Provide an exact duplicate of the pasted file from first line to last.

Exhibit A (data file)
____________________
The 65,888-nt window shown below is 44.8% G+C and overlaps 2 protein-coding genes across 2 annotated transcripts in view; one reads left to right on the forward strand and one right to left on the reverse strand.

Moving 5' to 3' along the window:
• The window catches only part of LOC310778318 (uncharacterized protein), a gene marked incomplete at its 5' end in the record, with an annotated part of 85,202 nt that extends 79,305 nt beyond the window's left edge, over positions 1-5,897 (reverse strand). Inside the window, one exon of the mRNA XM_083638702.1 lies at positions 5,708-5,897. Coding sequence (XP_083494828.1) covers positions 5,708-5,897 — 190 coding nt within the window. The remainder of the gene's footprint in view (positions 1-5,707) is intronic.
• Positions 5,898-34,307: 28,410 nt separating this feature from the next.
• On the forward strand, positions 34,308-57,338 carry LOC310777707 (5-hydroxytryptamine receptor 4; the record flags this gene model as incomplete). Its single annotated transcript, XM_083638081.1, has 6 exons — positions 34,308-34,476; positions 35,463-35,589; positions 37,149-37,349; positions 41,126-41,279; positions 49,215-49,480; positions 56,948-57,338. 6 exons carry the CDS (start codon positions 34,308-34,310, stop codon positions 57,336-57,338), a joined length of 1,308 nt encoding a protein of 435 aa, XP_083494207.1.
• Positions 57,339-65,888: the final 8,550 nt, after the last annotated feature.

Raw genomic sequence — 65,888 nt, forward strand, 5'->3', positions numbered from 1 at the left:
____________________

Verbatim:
The 65,888-nt window shown below is 44.8% G+C and overlaps 2 protein-coding genes across 2 annotated transcripts in view; one reads left to right on the forward strand and one right to left on the reverse strand.

Moving 5' to 3' along the window:
• The window catches only part of LOC310778318 (uncharacterized protein), a gene marked incomplete at its 5' end in the record, with an annotated part of 85,202 nt that extends 79,305 nt beyond the window's left edge, over positions 1-5,897 (reverse strand). Inside the window, one exon of the mRNA XM_083638702.1 lies at positions 5,708-5,897. Coding sequence (XP_083494828.1) covers positions 5,708-5,897 — 190 coding nt within the window. The remainder of the gene's footprint in view (positions 1-5,707) is intronic.
• Positions 5,898-34,307: 28,410 nt separating this feature from the next.
• On the forward strand, positions 34,308-57,338 carry LOC310777707 (5-hydroxytryptamine receptor 4; the record flags this gene model as incomplete). Its single annotated transcript, XM_083638081.1, has 6 exons — positions 34,308-34,476; positions 35,463-35,589; positions 37,149-37,349; positions 41,126-41,279; positions 49,215-49,480; positions 56,948-57,338. 6 exons carry the CDS (start codon positions 34,308-34,310, stop codon positions 57,336-57,338), a joined length of 1,308 nt encoding a protein of 435 aa, XP_083494207.1.
• Positions 57,339-65,888: the final 8,550 nt, after the last annotated feature.

Raw genomic sequence — 65,888 nt, forward strand, 5'->3', positions numbered from 1 at the left: